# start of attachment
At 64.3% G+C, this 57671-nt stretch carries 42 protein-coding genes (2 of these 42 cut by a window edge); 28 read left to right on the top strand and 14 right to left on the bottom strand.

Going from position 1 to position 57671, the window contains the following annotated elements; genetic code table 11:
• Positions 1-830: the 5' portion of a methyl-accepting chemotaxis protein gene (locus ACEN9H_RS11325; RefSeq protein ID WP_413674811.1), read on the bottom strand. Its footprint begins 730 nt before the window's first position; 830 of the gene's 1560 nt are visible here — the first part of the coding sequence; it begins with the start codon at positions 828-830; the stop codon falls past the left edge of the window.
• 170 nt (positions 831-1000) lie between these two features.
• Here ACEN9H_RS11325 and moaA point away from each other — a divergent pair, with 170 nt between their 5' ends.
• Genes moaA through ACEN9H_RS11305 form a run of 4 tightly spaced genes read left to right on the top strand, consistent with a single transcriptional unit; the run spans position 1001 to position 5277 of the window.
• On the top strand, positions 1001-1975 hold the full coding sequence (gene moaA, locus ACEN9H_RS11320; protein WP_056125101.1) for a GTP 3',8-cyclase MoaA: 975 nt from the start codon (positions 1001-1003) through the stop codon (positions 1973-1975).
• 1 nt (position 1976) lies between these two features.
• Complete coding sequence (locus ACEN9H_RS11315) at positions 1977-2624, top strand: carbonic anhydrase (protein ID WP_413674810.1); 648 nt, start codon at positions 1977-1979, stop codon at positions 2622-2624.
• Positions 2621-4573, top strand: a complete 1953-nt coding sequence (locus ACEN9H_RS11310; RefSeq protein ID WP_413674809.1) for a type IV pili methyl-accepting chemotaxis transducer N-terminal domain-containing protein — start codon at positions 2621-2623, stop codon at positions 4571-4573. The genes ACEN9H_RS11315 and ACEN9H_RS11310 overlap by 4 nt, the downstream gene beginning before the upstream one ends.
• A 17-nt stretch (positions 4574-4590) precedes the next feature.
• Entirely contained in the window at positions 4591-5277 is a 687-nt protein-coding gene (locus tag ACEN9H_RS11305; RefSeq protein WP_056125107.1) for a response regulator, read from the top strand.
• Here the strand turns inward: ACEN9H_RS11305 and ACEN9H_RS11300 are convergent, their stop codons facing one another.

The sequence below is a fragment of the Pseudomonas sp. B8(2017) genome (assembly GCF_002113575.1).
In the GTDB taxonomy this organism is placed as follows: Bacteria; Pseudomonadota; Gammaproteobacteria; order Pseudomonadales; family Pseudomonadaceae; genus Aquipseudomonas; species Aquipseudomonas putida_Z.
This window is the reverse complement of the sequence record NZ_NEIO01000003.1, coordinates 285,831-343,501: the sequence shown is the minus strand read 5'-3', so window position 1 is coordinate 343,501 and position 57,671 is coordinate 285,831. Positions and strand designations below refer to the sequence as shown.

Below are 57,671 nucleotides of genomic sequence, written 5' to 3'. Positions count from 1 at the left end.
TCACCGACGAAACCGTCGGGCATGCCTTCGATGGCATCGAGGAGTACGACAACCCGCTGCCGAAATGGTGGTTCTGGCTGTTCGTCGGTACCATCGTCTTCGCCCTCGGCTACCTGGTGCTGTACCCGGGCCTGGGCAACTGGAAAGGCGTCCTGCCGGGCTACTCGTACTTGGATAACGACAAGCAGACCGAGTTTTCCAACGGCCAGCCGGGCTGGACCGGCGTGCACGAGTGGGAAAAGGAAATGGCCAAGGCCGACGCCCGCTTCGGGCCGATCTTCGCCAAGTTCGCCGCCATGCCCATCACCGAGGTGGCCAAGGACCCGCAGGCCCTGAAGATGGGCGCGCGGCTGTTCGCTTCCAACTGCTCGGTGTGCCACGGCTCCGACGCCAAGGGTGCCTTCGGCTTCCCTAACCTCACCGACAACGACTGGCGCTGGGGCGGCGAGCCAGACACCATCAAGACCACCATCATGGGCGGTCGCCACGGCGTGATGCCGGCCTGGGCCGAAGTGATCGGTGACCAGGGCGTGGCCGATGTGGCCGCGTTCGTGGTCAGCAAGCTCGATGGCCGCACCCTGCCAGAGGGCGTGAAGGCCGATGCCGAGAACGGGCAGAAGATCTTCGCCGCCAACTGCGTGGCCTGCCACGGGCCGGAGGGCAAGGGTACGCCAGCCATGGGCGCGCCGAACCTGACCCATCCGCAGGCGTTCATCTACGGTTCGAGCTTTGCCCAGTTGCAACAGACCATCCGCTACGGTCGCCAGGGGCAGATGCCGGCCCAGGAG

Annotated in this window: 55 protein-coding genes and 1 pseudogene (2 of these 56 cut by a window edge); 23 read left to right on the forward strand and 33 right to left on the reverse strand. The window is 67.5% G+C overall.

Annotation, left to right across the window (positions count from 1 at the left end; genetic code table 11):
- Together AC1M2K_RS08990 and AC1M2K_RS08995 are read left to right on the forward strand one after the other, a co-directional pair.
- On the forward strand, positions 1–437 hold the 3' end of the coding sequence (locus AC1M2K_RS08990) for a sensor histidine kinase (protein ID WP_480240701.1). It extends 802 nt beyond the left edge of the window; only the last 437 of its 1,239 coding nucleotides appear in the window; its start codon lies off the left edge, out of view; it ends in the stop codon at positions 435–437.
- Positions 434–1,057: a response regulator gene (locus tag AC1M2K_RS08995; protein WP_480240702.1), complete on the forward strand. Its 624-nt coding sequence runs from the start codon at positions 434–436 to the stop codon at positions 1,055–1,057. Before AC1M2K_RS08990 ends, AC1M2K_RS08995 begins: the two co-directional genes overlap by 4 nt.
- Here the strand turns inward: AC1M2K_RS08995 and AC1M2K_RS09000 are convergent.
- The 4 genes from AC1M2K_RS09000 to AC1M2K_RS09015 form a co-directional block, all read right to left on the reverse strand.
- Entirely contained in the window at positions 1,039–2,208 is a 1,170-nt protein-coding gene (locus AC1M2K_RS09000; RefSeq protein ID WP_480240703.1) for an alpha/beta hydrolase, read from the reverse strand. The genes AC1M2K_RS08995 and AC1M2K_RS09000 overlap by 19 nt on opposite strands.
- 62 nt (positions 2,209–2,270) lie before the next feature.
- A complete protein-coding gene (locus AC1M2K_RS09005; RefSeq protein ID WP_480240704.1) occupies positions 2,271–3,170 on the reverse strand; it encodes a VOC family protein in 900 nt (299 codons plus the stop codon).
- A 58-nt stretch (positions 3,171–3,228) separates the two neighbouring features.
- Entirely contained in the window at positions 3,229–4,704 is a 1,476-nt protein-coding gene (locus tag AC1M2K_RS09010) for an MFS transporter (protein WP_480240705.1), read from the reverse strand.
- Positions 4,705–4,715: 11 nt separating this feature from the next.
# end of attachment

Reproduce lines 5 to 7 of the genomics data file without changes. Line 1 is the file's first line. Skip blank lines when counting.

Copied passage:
• Here ACEN9H_RS11325 and moaA point away from each other — a divergent pair, with 170 nt between their 5' ends.
• Genes moaA through ACEN9H_RS11305 form a run of 4 tightly spaced genes read left to right on the top strand, consistent with a single transcriptional unit; the run spans position 1001 to position 5277 of the window.
• On the top strand, positions 1001-1975 hold the full coding sequence (gene moaA, locus ACEN9H_RS11320; protein WP_056125101.1) for a GTP 3',8-cyclase MoaA: 975 nt from the start codon (positions 1001-1003) through the stop codon (positions 1973-1975).